Tuesday, January 31, 2012

Cumulative Consequences

Daniel Greenfield, writing as Sultan Knish, recently inveighed against the higher education racket in “Free Market Socialism” (January 28tth). Among other observations, he noted:

Mass education also devalues the actual education being received. Today's college students know less than yesterday's high school graduates. Today's high school graduates know less than a middle schooler from 50 years ago. And there is no way around that. Tossing everyone into the same system and expecting the same results leads to a lower quality system.

The post-World War II G.I. Bill, passed by Congress to keep countless returning and unemployed soldiers busy and distracted and out of trouble while bureaucrats and policymakers continued to regulate an economy which otherwise would have boomed sooner and faster than it did following the war, was the beginning of higher education’s addiction to and dependence on federal money. Private and public universities and colleges were introduced to the federal teat. The intervention co-opted the “Greatest Generation” and set another precedent for government intervention in the economy and the culture, an unchecked intervention which inexorably and ultimately led to control.

And to the “degree mills” that exist today. Of course the greatest beneficiaries of a mandated college education are the very ones who are in positions of government power or who teach socialist economics, history and “diversity” in those very same institutions.

By way of seconding Greenfield’s points on economics and politics, it should be observed that President Barack Obama has a college education. Why, he was even a “professor” of Constitutional law at the University of Chicago. One imagines that this stint was on-the-job training for how later to usurp the Constitution. Well, both Bushes, and Clinton, and Carter and virtually every president going back to the early 19th century have had a college education. I think George Washington and Lincoln are the only exceptions. And except perhaps for the Adams’s and Jefferson, those graduates invariably made a mess of things, or wisely refrained from trying to apply their college-imbibed learning to policymaking.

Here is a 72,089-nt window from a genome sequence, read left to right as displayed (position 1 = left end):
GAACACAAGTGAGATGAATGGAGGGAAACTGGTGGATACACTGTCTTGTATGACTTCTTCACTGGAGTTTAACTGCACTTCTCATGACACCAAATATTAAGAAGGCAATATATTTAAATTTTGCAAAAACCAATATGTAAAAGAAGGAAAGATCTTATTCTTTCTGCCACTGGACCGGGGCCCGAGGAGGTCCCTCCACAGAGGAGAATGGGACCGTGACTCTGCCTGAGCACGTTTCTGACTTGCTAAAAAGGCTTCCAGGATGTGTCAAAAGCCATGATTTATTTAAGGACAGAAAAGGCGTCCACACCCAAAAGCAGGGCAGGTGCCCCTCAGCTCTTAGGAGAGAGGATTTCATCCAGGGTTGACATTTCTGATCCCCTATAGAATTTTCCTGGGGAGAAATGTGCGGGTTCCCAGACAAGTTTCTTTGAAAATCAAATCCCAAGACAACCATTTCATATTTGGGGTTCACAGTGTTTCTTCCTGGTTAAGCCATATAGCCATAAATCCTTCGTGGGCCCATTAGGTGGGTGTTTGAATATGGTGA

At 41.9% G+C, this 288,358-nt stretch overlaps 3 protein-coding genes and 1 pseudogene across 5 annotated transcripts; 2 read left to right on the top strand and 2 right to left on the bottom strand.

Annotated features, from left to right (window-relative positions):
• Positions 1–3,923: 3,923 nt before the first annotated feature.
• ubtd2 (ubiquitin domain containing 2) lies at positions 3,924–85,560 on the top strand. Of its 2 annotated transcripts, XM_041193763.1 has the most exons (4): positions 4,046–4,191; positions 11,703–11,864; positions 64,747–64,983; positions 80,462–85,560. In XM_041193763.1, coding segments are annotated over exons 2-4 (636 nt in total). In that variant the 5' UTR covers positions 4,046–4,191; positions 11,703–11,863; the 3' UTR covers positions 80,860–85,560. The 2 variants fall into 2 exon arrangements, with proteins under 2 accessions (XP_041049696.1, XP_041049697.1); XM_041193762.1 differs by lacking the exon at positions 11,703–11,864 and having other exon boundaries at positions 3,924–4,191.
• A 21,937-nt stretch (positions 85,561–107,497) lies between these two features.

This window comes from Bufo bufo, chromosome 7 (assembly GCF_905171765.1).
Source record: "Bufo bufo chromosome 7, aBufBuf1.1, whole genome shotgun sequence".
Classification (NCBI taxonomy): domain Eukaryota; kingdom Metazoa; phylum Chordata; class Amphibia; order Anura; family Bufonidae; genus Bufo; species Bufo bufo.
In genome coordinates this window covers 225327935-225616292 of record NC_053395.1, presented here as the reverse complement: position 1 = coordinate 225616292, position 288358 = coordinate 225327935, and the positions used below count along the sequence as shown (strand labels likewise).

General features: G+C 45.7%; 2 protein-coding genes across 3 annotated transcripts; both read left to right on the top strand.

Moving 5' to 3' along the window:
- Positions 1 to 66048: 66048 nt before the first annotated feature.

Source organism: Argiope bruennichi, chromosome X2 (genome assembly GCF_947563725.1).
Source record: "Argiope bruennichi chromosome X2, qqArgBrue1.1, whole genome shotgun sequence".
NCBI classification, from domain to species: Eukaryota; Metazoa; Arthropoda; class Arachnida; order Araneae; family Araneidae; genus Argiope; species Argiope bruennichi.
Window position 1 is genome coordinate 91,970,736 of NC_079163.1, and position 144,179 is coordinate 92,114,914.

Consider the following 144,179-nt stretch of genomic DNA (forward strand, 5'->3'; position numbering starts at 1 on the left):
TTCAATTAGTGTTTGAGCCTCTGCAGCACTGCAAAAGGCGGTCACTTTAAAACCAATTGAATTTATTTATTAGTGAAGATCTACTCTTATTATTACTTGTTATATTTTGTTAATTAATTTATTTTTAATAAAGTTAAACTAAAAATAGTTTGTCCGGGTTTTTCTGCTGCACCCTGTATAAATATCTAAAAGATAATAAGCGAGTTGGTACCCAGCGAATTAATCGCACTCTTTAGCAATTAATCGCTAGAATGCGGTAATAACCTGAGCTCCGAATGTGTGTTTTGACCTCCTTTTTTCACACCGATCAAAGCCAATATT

Some people wonder whether or not the dumbing down of education (and of Americans) was an “accident.” I don’t think it was a conspiracy. It’s an issue of philosophical disintegration, aided and abetted by government intervention.

Take the G.I. Bill mentioned in the beginning. Aside from becoming addicted to and dependent on government subsidies, in order for private and public universities and colleges to admit hundreds of thousands of discharged G.I.’s to school – countless among them not really after such an education, but they couldn’t find work, so, what the hell – the schools had to lower their admission standards and settle for minimal criteria. Of course, there were exceptions to the rule; many veterans took to “higher education” like ducks to water and did well, usually in the sciences and in engineering.

One unfortunate result of this is that G.I. Bill beneficiaries, when they went into the private sector, were inculcated with the “You’ve got to have a college education to get anywhere” mantra and succumbed to hiring and employment requirements, which they easily met but imposed on a new generation of job applicants. Consciously or not, they helped to foist upon that generation an unnecessary and unrealistic policy for living.

But, just as I had no use for a college education – no law mandated having a college education to pen a novel, and no publisher, either – I don’t think most veterans back then had a use for it, either. They’d done their duty for their country, and perhaps many wrongfully thought that a subsidized education was the least the country owed them. After all, they’d been drafted, that is, the government had required service of their lives and bodies and appropriated those lives and bodies for the duration.

The initial lowering of admissions criteria was the beginning of the dumbing down. No mastermind or secret society conspiracy was behind it, no government master plan to lobotomize Americans could ever be drawn up. That is the stuff of dystopian novels. There’s no such thing as an omniscient or omnipotent evil, just occasional and random concessions by the rational to the occasional and random irrational in acts of futile and suicidal pragmatism.

To pose an analogy: We wound up applying all sorts of car-making rules, including emissions and safety standards, and the steel-bodied 1939 Packard ends up being a General Motors dog-cart, less safe and certainly more expensive.